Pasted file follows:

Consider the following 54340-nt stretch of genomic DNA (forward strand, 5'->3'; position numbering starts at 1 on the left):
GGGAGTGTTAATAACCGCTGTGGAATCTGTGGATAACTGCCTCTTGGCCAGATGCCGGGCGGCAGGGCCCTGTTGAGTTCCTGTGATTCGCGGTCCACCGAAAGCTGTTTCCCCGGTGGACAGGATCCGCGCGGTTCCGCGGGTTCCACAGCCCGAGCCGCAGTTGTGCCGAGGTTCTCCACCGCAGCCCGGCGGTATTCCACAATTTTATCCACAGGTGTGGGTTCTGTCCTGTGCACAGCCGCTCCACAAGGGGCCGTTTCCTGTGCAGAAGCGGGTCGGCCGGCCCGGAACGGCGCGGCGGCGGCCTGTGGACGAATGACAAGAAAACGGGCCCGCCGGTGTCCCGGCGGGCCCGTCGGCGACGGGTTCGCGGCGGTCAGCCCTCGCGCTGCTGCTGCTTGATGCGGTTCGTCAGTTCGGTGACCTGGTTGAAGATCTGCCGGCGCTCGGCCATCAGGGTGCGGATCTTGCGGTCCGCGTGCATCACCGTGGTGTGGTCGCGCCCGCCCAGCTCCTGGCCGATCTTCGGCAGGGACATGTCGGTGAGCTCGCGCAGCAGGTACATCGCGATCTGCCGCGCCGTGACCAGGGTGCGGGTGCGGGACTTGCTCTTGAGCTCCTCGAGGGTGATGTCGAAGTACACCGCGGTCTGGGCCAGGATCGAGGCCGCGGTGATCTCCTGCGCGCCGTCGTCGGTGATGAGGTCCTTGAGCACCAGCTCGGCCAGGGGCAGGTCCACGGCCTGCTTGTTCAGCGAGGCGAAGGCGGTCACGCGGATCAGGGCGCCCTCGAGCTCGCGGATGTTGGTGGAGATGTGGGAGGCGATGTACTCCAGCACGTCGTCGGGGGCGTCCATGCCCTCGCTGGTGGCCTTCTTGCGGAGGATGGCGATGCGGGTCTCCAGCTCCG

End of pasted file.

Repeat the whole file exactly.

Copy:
Consider the following 54340-nt stretch of genomic DNA (forward strand, 5'->3'; position numbering starts at 1 on the left):
GGGAGTGTTAATAACCGCTGTGGAATCTGTGGATAACTGCCTCTTGGCCAGATGCCGGGCGGCAGGGCCCTGTTGAGTTCCTGTGATTCGCGGTCCACCGAAAGCTGTTTCCCCGGTGGACAGGATCCGCGCGGTTCCGCGGGTTCCACAGCCCGAGCCGCAGTTGTGCCGAGGTTCTCCACCGCAGCCCGGCGGTATTCCACAATTTTATCCACAGGTGTGGGTTCTGTCCTGTGCACAGCCGCTCCACAAGGGGCCGTTTCCTGTGCAGAAGCGGGTCGGCCGGCCCGGAACGGCGCGGCGGCGGCCTGTGGACGAATGACAAGAAAACGGGCCCGCCGGTGTCCCGGCGGGCCCGTCGGCGACGGGTTCGCGGCGGTCAGCCCTCGCGCTGCTGCTGCTTGATGCGGTTCGTCAGTTCGGTGACCTGGTTGAAGATCTGCCGGCGCTCGGCCATCAGGGTGCGGATCTTGCGGTCCGCGTGCATCACCGTGGTGTGGTCGCGCCCGCCCAGCTCCTGGCCGATCTTCGGCAGGGACATGTCGGTGAGCTCGCGCAGCAGGTACATCGCGATCTGCCGCGCCGTGACCAGGGTGCGGGTGCGGGACTTGCTCTTGAGCTCCTCGAGGGTGATGTCGAAGTACACCGCGGTCTGGGCCAGGATCGAGGCCGCGGTGATCTCCTGCGCGCCGTCGTCGGTGATGAGGTCCTTGAGCACCAGCTCGGCCAGGGGCAGGTCCACGGCCTGCTTGTTCAGCGAGGCGAAGGCGGTCACGCGGATCAGGGCGCCCTCGAGCTCGCGGATGTTGGTGGAGATGTGGGAGGCGATGTACTCCAGCACGTCGTCGGGGGCGTCCATGCCCTCGCTGGTGGCCTTCTTGCGGAGGATGGCGATGCGGGTCTCCAGCTCCG